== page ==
It truly amazes me when I think about how many people came down here, to a place most people didn’t know existed beforehand to give, to provide support and love. And this continued for years. People continued to come down, on spring break, on Christmas break, on summer break. We have an amazing resolve and an amazing willingness to serve those in need here, even though sometimes it doesn’t seem that way. So I am thankful that I live here. And I send thoughts and prayers every day to those affected by Sandy. For us Katrina hit in August. It was hot. It stayed hot. We didn’t have to deal with the cold. We didn’t have to worry about not having a heat source for the snow and freezing days and nights. I can’t imagine having to deal with that. I’m bringing Jack to donate some blankets tomorrow at one of the many donation areas we have set up down here. He said that was what he wanted to give to the little kids who might be cold. And I’m excited he has the chance to give and the heart to care for those who are in need. Recovery takes time, and we are recovering from a lot in this world. There was a powerful earthquake today in Guatemala. We had Sandy last week and a Nor’easter this week. We are still recovering in Japan, in Haiti (you can check out Justin’s work here, he’s about to go to Haiti to help in an orphanage there), in Mississippi and Louisiana, in Indonesia. There is so much happening in the world, and so much need just related to natural disasters where our basic needs hang in the balance. And I’m thankful that we live in a world where we can help and where we do help.

Day 7 – Catching up and Technology

So as an update – Day 1: Thankful for the end of one class and a break for a week.

Day 2: My family

Day 3: My friends

Day 4: My son and my nephews – whose existence brought me to understand love without selfishness, without limitation, and literally changed my world in the best way possible.

Day 5: I posted on Monday

Day 6: Democracy (I deliberately stayed offline the majority of the day…and I know my post Monday was about voting, but I think it’s only appropriate. )

Day 7: I’m thankful for technology. And I mean that in the sincerest way. Technology, and specifically the internet has really helped enhance the world as a whole. It has given us access to people we wouldn’t have had access to before, at least not in such a real and immediate manner. We can look through cameras aimed at cities around the world. We can see cultures in full form and learn and appreciate one another in a way that wasn’t existent 20 years ago. We can find friends we wouldn’t get to connect with otherwise. We can talk to family members in different cities, states, or even countries. We can find the answer to almost any question in a matter of seconds, and with a few more minutes of research we can find the real answer. 🙂 We can connect to people who want to build each other up, who want to encourage, uplift, and inspire one another. We have places like this, where we can meet with each other, and see our goals, see our weaknesses, see what others are sharing with the world in way that never would have been possible otherwise. And we have the opportunity to help. To give of ourselves. To share what is unique about ourselves in a way that inspires. We have the chance to rise to the occasion and ease the burden by offering what we have. We can see people in need and find a way to help. And that’s why I’m thankful for technology, and specifically the internet, and more specifically this blog and places like it!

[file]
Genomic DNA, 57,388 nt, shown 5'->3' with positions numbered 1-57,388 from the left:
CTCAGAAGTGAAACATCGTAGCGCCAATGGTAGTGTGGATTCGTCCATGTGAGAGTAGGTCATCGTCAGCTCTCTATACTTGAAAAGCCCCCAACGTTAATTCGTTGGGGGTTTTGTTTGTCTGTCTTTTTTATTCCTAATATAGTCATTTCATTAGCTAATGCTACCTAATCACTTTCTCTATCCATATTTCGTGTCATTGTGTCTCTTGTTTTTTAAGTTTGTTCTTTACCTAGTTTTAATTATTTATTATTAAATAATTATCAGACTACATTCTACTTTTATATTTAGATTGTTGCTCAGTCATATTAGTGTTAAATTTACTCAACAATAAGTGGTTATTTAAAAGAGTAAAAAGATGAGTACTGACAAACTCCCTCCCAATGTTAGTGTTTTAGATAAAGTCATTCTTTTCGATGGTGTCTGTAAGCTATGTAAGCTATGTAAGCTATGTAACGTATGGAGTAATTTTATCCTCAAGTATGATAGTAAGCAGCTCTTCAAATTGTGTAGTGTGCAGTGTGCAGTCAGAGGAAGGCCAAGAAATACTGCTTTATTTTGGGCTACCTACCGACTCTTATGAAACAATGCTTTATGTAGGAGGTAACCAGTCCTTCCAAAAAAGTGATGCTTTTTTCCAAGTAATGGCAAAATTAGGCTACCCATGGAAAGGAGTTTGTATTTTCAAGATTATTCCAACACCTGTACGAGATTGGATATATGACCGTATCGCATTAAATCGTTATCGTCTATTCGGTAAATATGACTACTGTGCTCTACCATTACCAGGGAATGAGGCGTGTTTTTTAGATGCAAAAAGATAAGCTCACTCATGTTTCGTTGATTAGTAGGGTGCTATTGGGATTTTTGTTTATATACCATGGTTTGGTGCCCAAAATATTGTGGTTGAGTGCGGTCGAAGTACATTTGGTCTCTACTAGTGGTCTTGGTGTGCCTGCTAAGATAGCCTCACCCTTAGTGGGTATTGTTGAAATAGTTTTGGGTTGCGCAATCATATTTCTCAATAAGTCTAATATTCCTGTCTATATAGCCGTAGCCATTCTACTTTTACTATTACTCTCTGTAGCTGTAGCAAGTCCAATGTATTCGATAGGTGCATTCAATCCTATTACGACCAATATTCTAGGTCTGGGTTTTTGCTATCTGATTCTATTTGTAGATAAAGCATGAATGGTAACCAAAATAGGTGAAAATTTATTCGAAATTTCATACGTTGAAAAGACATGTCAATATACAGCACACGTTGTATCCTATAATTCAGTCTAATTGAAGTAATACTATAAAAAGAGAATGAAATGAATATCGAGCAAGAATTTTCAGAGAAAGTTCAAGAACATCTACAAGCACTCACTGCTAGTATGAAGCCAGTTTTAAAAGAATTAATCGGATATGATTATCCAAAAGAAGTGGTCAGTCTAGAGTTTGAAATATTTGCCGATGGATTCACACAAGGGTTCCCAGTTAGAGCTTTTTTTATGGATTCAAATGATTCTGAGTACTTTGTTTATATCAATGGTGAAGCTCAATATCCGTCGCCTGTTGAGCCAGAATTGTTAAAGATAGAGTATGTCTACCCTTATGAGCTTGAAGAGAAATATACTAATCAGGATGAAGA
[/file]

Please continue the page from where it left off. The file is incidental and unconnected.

November 5…the thankful posts

Well, I’m a little behind on here (I thought I had my posts set up for last week, because I knew I’d be away from the computer, but again, technology and I still have difficulties). But, I like the thankful posts for the month of Thanksgiving, so I’m going to do that.

And today, what I’m going to be thankful for is the fact that I live in a country where I have the opportunity to vote. And as much as I get angered over all of the negative ads, and as much social media political overload has happened, I very honestly appreciate that I live somewhere where this can take place. I think having the rights that we have get quickly overlooked. We feel like we aren’t making progress or are progressing in the wrong way, or that others are holding us back, but that’s a much better position to be in than in a position where it doesn’t matter what you think or what the consensus is. There’s no opinion taken into account in many places. Everyone is overlooked in many places. There is certainly no consideration for majority rights, much less minority rights in many countries. We have come a very long way as a country. We have a lot further to go. And though there are important issues that we need to work out, that need to be well researched, that need to have clear understandings and be presented in a way that shows what truly is best for the people as a whole, we, as the people, have the chance to do something important to contribute. We have the chance to live in a country where our vote does count. Where our understandings matter. Our opinions matter. And we get the chance to voice them. And for that I am thankful.